Will Just Cause 3 Get Its (Destructive) Due?

jc3 parachute 02

Back in early December of 2012, Far Cry 3 released with little fanfare to few expectations. Despite the late release in the calendar year, it ended up selling over ten million copies (to date), as well as reviewing almost universally well (it has a 90 out of 100 on Metacritic).

Even with abundant accolades, it didn’t win nearly as many awards as one might think, likely due to its release date outside the usual autumn rush. By the time December 4th rolled around, many game of the year nominations had already been considered and handed out, and by the time the next year’s achievements were ready, the game was a year old and further back on the collective radar.

It makes me wonder what would have happened had the game released in, say, August or September. Alas, we will never know.

jc3 parachute 01

This got me thinking about Just Cause 3’s upcoming release on December 1st. I’m sure Avalanche Studios and Square Enix have a reason for the release being so late in the year, but I’m wondering, will the game receive its potential due? This is yet another open world game in a year where we have seen a bevy of massive open world games (e.g.: The Witcher 3: Wild Hunt, Metal Gear Solid V: The Phantom Pain, Fallout 4); will Just Cause 3 get lost in the shuffle? Will people be burnt out on games that take upwards of 35 hours to play (not including side content)?

I hope not. The game looks like a heck of a good time, and I’m more than a little excited to get my hands on it.

I just have no idea when I will get to it.

I am still finishing up Rise of the Tomb Raider, and I have yet to finish The Witcher 3 (who am I kidding; I’m barely anywhere in that game). I haven’t even begun Metal Gear Solid V or Fallout 4. There is something daunting about diving in to a huge game that could potentially take 100 hours to see all of. Multiply that feeling times four in the backlog, and you have something that startlingly resembles feeling overwhelmed.

I wonder if there would be a better market for a game like Just Cause 3 sometime early in 2016 when the inevitable gaming lull hits (though with backlogs, does this happen anymore?). So much work goes into a triple-A game, it’s disappointing when one gets less attention than it might have were it not released in a year heavy with the same type of game (open world), and at the end of an already crowded release season.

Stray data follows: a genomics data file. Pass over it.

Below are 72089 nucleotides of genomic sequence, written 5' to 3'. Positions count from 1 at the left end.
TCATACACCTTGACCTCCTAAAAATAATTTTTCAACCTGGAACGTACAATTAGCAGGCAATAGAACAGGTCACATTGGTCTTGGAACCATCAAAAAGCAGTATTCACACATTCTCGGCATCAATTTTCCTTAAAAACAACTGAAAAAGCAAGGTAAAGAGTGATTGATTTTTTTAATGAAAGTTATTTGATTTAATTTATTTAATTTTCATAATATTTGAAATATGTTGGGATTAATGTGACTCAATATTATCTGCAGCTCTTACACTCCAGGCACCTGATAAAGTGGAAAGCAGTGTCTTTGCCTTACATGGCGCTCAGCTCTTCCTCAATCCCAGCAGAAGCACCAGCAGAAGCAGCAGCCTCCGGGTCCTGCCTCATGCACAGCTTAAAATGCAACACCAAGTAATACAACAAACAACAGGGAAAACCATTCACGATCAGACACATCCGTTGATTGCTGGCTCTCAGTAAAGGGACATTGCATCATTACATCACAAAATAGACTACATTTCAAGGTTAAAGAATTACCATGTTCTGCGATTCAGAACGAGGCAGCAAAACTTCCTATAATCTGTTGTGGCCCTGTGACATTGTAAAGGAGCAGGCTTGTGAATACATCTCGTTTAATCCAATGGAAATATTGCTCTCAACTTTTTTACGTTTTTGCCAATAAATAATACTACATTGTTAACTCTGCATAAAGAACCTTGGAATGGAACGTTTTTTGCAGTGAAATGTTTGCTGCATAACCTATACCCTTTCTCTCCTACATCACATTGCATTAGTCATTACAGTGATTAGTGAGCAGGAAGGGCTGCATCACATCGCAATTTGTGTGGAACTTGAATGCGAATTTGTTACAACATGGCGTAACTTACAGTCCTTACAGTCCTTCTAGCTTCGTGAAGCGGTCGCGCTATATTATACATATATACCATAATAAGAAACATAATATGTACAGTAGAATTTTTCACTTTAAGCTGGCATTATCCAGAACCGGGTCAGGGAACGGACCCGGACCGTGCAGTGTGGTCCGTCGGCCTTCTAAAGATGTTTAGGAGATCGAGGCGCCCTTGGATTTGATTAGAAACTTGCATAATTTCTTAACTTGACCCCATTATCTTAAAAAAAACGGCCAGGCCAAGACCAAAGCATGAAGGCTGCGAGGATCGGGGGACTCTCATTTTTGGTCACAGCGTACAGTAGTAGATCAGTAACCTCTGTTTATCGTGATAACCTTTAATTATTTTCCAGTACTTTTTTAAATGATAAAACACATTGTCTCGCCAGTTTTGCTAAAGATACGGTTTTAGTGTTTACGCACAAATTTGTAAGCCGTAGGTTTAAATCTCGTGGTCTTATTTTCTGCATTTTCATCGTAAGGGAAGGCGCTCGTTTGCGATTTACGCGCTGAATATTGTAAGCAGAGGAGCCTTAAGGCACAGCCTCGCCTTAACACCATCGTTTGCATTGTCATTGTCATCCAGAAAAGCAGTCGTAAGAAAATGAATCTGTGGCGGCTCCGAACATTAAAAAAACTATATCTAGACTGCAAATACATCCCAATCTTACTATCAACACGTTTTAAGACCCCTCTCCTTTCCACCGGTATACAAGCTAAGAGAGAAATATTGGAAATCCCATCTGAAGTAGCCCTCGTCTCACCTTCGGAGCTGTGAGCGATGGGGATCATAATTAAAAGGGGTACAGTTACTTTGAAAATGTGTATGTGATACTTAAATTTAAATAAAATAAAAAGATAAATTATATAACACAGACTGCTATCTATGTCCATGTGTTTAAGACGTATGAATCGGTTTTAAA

So I wonder: is there still a good market for this game? I know it’s not under the radar, but from everything I’ve seen and read of it, I feel a sleeper on our hands.

I love open world games in tropical settings. I love games where you can do outrageously ridiculous things (I mean come on; you can tether a car to a helicopter for crap’s sake!). I love games that allow you to traverse in whatever way you please. It seems like Just Cause 3 has these elements in spades. I just hope it gets a fair shake from consumers given its place in the release schedule for 2015.

I will surely be picking up Just Cause 3 upon release, and I hope it gets the attention it deserves, no matter what that attention may shake out to.

4 replies »

  1. It looks like there is enough different about Just Cause to set it apart from the other open world games we’ve seen this year, and it probably has it’s own audience that like precisely what it’s offering. I’ve never played any of the other games in the series (I think I have Just Cause 2 on my hard drive?) but it looks like one you can jump into and just mess around aimlessly and chaotically, good for those times you want to play but not focus.

    The timing is definitely screwy when it comes to year end awards. Shouldn’t those things happen after the year is over to include all the releases from that year? Or are December releases qualified for the following year’s festivities?


    • I feel like they should happen that way, but the major game awards show happens in December, so…it gets odd. I’m sure those late release games are eligible for the next year after a certain cut off, but I feel like they get overlooked for the next year’s awards.


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